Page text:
workforce enablement

Workforce Enablement: What Is This Thing?

Next Story

Leading Digital Marketing Strategies To Gain Local Traffic

Employees are moving away from traditional workstations with pre-installed apps. They’re creating their own ecosystems of apps on devices they choose for themselves and you’ll likely be forced to accommodate this personalized way of working? In other words, you must enable your workforce to 1.) work according to their needs and 2.) ensure efficiency along the way without you or them becoming an impediment to the organization. But how?

Happy employees get happier customers

Why implement a workforce enablement strategy? Is there a benefit for such for your organization? The best answer is yes, but the goal of workforce enablement really is to get your customers into the perfect “flow” to do their work. Since each employee has their own set of devices and apps they need to do their best work, this lets your customers create their own ideal ecosystem.

According to Forrester, companies with engaged employees have 81 percent higher customer satisfaction. How do you get engaged employees? Research by Teresa M. Amabile and Steven J. Kramer shows that managers often think their employees are driven primarily by recognition of their work. Amabile and Kramer also found that, in fact, the greatest motivator for employees is being able to get on with their work.

In IT, we need to create ecosystems that enable maximum flow and maximum engagement. Workforce enablement is the way for your IT department to provide direct value for the businesses.

The two ways your teams’ skills will change

According to the Forrester’s Workforce Enablement Playbook, your IT team’s skills will change to fit the role they fill between your customers and your suppliers. Thanks to cloud services and SaaS, the number of software packages you manage on-premise is decreasing. What does this decrease mean for your team? Which skill set will your team members need to enable the workforce of the future?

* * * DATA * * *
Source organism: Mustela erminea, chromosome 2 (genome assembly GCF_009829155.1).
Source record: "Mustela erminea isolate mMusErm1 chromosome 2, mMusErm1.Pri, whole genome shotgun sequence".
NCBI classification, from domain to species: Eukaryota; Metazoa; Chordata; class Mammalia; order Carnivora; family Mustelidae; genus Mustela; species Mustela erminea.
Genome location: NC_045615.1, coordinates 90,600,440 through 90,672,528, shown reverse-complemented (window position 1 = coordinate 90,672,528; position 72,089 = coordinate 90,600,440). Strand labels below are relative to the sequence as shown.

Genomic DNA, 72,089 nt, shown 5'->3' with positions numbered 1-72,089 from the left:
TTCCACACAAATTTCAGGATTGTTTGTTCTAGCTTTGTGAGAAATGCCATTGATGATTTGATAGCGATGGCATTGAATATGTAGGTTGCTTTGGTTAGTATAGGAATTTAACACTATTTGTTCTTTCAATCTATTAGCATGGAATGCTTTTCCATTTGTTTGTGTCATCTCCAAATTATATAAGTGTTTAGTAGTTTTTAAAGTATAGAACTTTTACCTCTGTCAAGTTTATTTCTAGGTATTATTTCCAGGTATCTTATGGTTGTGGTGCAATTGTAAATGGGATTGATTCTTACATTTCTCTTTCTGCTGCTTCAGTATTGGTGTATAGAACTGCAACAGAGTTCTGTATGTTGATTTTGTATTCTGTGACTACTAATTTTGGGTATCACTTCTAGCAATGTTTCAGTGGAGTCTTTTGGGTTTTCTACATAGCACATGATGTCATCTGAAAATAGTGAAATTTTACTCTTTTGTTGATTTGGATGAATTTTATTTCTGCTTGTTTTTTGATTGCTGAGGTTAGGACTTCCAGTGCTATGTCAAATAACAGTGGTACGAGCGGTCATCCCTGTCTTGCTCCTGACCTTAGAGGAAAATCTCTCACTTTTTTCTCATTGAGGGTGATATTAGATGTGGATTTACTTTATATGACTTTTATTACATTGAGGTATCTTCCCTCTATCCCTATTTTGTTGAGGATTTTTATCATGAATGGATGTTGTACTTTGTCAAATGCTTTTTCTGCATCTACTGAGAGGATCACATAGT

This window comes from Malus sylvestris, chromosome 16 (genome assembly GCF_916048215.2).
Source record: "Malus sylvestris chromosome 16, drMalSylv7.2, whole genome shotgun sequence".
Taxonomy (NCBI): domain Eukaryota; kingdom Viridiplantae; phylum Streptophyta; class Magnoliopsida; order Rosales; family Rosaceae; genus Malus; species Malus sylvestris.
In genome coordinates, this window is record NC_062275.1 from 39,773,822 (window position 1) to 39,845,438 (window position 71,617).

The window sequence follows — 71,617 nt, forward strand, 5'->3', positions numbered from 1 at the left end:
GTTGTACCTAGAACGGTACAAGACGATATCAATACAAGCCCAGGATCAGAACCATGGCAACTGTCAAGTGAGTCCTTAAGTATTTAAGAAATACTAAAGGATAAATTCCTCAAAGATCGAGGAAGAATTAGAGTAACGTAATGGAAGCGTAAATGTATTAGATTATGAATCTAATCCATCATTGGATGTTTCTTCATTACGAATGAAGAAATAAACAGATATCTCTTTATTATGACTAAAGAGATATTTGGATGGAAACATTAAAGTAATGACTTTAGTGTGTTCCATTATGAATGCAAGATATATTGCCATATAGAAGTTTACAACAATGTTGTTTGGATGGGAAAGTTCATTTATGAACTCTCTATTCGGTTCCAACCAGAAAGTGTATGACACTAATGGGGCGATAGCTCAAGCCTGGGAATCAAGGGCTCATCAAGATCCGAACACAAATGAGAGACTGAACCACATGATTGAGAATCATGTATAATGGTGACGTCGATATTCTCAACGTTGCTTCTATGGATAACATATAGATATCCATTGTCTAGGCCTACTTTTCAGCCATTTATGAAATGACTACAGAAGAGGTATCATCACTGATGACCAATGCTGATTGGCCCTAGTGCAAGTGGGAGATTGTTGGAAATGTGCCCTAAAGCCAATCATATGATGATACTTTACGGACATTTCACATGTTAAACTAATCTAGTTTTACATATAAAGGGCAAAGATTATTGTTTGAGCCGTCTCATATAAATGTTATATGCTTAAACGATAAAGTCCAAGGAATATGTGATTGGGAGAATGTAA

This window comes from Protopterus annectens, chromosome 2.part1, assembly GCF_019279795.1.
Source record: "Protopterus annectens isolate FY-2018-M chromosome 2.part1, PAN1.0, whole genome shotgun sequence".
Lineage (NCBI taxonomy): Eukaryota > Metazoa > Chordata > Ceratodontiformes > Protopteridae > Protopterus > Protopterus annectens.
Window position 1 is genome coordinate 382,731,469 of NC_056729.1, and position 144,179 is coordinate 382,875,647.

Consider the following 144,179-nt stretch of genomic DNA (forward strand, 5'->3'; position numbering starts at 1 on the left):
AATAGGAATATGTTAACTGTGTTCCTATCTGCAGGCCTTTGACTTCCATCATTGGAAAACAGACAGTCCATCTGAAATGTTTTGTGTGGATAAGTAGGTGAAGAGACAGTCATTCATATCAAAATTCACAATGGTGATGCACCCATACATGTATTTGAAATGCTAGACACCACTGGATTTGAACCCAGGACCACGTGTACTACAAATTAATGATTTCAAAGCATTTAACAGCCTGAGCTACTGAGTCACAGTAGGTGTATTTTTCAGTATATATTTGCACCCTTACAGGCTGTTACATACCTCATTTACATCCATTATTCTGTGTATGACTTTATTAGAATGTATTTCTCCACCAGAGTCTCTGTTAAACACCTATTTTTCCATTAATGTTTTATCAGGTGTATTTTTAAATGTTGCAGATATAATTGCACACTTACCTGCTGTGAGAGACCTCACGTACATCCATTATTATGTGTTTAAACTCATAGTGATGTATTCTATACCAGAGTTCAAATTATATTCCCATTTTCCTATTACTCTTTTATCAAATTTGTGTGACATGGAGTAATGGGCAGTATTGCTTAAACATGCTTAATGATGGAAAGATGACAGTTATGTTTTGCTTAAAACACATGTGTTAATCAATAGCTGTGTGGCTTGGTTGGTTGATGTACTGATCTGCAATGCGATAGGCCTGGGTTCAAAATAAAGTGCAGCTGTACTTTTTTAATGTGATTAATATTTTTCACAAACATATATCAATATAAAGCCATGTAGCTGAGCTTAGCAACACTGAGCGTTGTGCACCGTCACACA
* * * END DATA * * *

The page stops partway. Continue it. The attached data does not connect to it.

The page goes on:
• Technical expertise isn’t the only thing that matters: hardware and software maintenance are incredibly important in the world of IT. However, tasks that require technical expertise are increasingly performed by external SaaS suppliers. As a result, the focus of IT is moving toward managing organizations and people, guiding them through updates rolled out by suppliers and determining appropriate security policies.
  • Soft skills are becoming more important: soft skills, like empathy, and social skills are becoming more important for IT departments as their people-managing role develops. Team members have to be able to advise colleagues about which apps best support their work. And your team has to generate awareness of security policies.

Self-reliance is the key to success

Your customers may be able to work anywhere, anytime, but you can’t be everywhere at once. How do you enable your colleagues to solve simple problems easily, so you can keep track of the bigger picture and have your team available for more complicated issues?

There are a number of ways to make your customers more self-reliant in today’s IT landscape:

  • Create a self-service portal: want to make sure customers can submit calls or requests anywhere? Set up a self-service portal so your customers have access to your services all the time. Plus, you can use your self-service portal to provide answers to frequently asked questions or to post news about major calls that affect multiple customers.
  • Start a knowledge base: one of the best ways to make customers more self-reliant is by providing them with a knowledge base to find solutions to problems themselves. And it lets your teams share information with first-line operators at the service desk. According to Forrester, the most important factor of workforce enablement is an uninterrupted “flow” during the workday. Calls that can be solved by first-line operators have shorter resolution times, so you reduce disruptions of your customers’ flow.
The following two tabs change content below.
Nancy Van Elsacker is the president of TOPdesk US, currently responsible for leading the division’s business development, client acquisition and customer services efforts. Prior to launching TOPdesk’s North American division in 2015, she led the organization’s expansion efforts in Belgium for eight years and was responsible for the startup and expansion of TOPdesk’s operations there. TOPdesk develops, markets, implements and supports standard user-friendly service management software for IT, facilities management, HR, maintenance, complaints registration and the service desk for all sized organizations.